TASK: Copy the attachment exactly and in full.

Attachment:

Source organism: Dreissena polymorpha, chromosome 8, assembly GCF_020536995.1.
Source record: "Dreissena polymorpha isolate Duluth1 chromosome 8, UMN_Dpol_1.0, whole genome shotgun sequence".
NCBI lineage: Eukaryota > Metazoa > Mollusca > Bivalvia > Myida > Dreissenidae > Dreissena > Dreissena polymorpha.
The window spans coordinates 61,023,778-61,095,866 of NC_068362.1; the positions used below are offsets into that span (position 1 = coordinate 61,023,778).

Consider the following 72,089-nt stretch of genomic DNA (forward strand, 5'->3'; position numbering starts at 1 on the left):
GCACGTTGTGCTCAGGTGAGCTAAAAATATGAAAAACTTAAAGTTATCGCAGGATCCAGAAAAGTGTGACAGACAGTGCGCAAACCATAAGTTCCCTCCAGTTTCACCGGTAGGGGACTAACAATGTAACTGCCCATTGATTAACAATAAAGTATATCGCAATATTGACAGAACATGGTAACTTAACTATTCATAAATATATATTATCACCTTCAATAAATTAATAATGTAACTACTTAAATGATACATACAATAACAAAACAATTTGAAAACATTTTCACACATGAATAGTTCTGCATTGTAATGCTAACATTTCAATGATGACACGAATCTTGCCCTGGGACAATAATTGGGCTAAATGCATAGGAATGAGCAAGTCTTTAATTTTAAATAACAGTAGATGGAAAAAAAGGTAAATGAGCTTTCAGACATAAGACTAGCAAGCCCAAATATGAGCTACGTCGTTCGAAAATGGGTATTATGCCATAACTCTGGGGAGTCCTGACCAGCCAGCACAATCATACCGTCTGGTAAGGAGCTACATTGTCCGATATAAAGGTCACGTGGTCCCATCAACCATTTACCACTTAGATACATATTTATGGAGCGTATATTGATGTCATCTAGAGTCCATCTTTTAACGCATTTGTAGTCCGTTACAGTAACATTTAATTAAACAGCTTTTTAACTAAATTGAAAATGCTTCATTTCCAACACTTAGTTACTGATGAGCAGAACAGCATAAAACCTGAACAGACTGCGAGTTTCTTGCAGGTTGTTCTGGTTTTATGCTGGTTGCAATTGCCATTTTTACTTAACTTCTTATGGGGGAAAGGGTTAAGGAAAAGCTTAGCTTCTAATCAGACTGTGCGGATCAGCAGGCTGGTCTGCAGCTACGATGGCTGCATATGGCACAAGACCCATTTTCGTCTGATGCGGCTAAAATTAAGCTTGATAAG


Source organism: Dreissena polymorpha, chromosome 8, assembly GCF_020536995.1.
Source record: "Dreissena polymorpha isolate Duluth1 chromosome 8, UMN_Dpol_1.0, whole genome shotgun sequence".
NCBI lineage: Eukaryota > Metazoa > Mollusca > Bivalvia > Myida > Dreissenidae > Dreissena > Dreissena polymorpha.
The window spans coordinates 61,023,778-61,095,866 of NC_068362.1; the positions used below are offsets into that span (position 1 = coordinate 61,023,778).

Consider the following 72,089-nt stretch of genomic DNA (forward strand, 5'->3'; position numbering starts at 1 on the left):
GCACGTTGTGCTCAGGTGAGCTAAAAATATGAAAAACTTAAAGTTATCGCAGGATCCAGAAAAGTGTGACAGACAGTGCGCAAACCATAAGTTCCCTCCAGTTTCACCGGTAGGGGACTAACAATGTAACTGCCCATTGATTAACAATAAAGTATATCGCAATATTGACAGAACATGGTAACTTAACTATTCATAAATATATATTATCACCTTCAATAAATTAATAATGTAACTACTTAAATGATACATACAATAACAAAACAATTTGAAAACATTTTCACACATGAATAGTTCTGCATTGTAATGCTAACATTTCAATGATGACACGAATCTTGCCCTGGGACAATAATTGGGCTAAATGCATAGGAATGAGCAAGTCTTTAATTTTAAATAACAGTAGATGGAAAAAAAGGTAAATGAGCTTTCAGACATAAGACTAGCAAGCCCAAATATGAGCTACGTCGTTCGAAAATGGGTATTATGCCATAACTCTGGGGAGTCCTGACCAGCCAGCACAATCATACCGTCTGGTAAGGAGCTACATTGTCCGATATAAAGGTCACGTGGTCCCATCAACCATTTACCACTTAGATACATATTTATGGAGCGTATATTGATGTCATCTAGAGTCCATCTTTTAACGCATTTGTAGTCCGTTACAGTAACATTTAATTAAACAGCTTTTTAACTAAATTGAAAATGCTTCATTTCCAACACTTAGTTACTGATGAGCAGAACAGCATAAAACCTGAACAGACTGCGAGTTTCTTGCAGGTTGTTCTGGTTTTATGCTGGTTGCAATTGCCATTTTTACTTAACTTCTTATGGGGGAAAGGGTTAAGGAAAAGCTTAGCTTCTAATCAGACTGTGCGGATCAGCAGGCTGGTCTGCAGCTACGATGGCTGCATATGGCACAAGACCCATTTTCGTCTGATGCGGCTAAAATTAAGCTTGATAAG